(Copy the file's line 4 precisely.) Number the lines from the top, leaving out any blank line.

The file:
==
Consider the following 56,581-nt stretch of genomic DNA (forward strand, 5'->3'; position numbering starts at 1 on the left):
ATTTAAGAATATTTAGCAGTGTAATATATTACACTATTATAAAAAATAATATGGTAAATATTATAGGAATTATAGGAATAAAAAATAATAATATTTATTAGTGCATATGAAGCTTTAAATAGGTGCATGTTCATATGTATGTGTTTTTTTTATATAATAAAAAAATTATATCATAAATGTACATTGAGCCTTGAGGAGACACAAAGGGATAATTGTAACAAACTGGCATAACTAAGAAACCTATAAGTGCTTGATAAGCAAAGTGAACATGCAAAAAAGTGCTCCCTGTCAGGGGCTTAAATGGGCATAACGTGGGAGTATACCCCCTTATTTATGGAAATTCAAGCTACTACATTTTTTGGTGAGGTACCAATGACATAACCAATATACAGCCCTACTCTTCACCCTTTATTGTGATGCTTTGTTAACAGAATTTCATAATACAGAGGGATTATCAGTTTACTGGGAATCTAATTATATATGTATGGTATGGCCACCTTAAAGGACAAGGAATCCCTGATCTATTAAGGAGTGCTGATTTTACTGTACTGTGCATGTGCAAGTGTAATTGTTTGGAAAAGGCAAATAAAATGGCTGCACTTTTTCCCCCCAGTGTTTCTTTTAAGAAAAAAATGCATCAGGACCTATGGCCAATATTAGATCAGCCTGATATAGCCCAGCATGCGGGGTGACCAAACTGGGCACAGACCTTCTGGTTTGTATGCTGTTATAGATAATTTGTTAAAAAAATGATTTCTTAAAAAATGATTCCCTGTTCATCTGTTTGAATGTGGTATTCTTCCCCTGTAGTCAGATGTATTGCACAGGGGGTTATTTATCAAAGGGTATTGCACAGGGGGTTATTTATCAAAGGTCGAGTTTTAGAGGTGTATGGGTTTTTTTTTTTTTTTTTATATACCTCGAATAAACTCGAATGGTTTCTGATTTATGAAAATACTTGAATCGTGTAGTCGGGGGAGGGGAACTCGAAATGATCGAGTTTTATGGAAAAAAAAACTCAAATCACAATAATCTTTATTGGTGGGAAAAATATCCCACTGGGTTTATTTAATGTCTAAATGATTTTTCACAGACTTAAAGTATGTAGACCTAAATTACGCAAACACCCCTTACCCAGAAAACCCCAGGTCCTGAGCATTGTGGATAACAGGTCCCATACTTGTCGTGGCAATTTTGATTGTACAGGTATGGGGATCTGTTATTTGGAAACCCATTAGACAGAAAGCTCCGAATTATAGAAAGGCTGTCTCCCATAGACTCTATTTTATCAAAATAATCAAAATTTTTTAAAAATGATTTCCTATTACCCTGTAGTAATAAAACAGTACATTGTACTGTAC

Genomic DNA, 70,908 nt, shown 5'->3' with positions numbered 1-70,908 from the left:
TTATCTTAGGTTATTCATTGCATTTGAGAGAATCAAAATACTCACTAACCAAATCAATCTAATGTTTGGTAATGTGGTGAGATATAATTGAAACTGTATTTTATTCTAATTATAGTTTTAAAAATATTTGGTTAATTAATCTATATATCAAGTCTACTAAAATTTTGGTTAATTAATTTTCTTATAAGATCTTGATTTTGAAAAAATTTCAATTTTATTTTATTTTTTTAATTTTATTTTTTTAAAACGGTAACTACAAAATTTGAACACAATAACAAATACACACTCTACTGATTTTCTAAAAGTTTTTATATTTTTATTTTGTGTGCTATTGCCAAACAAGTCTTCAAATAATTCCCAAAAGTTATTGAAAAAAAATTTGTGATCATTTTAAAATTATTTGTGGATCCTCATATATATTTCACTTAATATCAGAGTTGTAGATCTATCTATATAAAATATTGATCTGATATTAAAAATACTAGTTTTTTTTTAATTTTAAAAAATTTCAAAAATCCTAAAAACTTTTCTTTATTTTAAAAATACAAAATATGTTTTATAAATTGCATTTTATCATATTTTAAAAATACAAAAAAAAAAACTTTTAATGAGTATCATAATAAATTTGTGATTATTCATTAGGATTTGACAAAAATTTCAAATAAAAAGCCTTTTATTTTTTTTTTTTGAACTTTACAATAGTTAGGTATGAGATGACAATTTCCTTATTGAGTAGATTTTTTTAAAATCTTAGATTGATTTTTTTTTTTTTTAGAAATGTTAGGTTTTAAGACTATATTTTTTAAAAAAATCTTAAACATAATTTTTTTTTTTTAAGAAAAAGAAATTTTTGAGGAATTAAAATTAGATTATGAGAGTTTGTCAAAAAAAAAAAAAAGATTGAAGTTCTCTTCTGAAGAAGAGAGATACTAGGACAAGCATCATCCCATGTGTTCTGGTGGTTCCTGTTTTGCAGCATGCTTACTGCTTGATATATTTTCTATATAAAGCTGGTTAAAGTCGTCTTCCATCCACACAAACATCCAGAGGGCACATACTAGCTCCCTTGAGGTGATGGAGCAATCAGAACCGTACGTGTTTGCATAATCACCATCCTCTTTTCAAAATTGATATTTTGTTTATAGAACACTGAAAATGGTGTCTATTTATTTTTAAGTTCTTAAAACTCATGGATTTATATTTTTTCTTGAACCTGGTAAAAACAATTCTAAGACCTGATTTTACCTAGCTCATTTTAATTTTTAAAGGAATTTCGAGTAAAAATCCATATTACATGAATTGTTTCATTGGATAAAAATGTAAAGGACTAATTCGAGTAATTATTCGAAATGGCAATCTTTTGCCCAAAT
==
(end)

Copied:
TTATCTTAGGTTATTCATTGCATTTGAGAGAATCAAAATACTCACTAACCAAATCAATCTAATGTTTGGTAATGTGGTGAGATATAATTGAAACTGTATTTTATTCTAATTATAGTTTTAAAAATATTTGGTTAATTAATCTATATATCAAGTCTACTAAAATTTTGGTTAATTAATTTTCTTATAAGATCTTGATTTTGAAAAAATTTCAATTTTATTTTATTTTTTTAATTTTATTTTTTTAAAACGGTAACTACAAAATTTGAACACAATAACAAATACACACTCTACTGATTTTCTAAAAGTTTTTATATTTTTATTTTGTGTGCTATTGCCAAACAAGTCTTCAAATAATTCCCAAAAGTTATTGAAAAAAAATTTGTGATCATTTTAAAATTATTTGTGGATCCTCATATATATTTCACTTAATATCAGAGTTGTAGATCTATCTATATAAAATATTGATCTGATATTAAAAATACTAGTTTTTTTTTAATTTTAAAAAATTTCAAAAATCCTAAAAACTTTTCTTTATTTTAAAAATACAAAATATGTTTTATAAATTGCATTTTATCATATTTTAAAAATACAAAAAAAAAAACTTTTAATGAGTATCATAATAAATTTGTGATTATTCATTAGGATTTGACAAAAATTTCAAATAAAAAGCCTTTTATTTTTTTTTTTTGAACTTTACAATAGTTAGGTATGAGATGACAATTTCCTTATTGAGTAGATTTTTTTAAAATCTTAGATTGATTTTTTTTTTTTTTAGAAATGTTAGGTTTTAAGACTATATTTTTTAAAAAAATCTTAAACATAATTTTTTTTTTTTAAGAAAAAGAAATTTTTGAGGAATTAAAATTAGATTATGAGAGTTTGTCAAAAAAAAAAAAAAGATTGAAGTTCTCTTCTGAAGAAGAGAGATACTAGGACAAGCATCATCCCATGTGTTCTGGTGGTTCCTGTTTTGCAGCATGCTTACTGCTTGATATATTTTCTATATAAAGCTGGTTAAAGTCGTCTTCCATCCACACAAACATCCAGAGGGCACATACTAGCTCCCTTGAGGTGATGGAGCAATCAGAACCGTACGTGTTTGCATAATCACCATCCTCTTTTCAAAATTGATATTTTGTTTATAGAACACTGAAAATGGTGTCTATTTATTTTTAAGTTCTTAAAACTCATGGATTTATATTTTTTCTTGAACCTGGTAAAAACAATTCTAAGACCTGATTTTACCTAGCTCATTTTAATTTTTAAAGGAATTTCGAGTAAAAATCCATATTACATGAATTGTTTCATTGGATAAAAATGTAAAGGACTAATTCGAGTAATTATTCGAAATGGCAATCTTTTGCCCAAAT